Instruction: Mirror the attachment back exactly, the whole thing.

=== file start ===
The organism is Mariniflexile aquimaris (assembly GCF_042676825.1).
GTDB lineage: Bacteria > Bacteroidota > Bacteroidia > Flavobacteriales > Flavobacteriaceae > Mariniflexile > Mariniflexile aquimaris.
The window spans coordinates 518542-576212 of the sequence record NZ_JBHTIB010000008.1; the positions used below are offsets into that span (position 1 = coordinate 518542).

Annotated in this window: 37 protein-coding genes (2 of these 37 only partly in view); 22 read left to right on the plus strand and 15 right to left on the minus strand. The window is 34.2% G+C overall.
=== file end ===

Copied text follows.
The organism is Mariniflexile aquimaris (assembly GCF_042676825.1).
GTDB lineage: Bacteria > Bacteroidota > Bacteroidia > Flavobacteriales > Flavobacteriaceae > Mariniflexile > Mariniflexile aquimaris.
The window spans coordinates 518542-576212 of the sequence record NZ_JBHTIB010000008.1; the positions used below are offsets into that span (position 1 = coordinate 518542).

Annotated in this window: 37 protein-coding genes (2 of these 37 only partly in view); 22 read left to right on the plus strand and 15 right to left on the minus strand. The window is 34.2% G+C overall.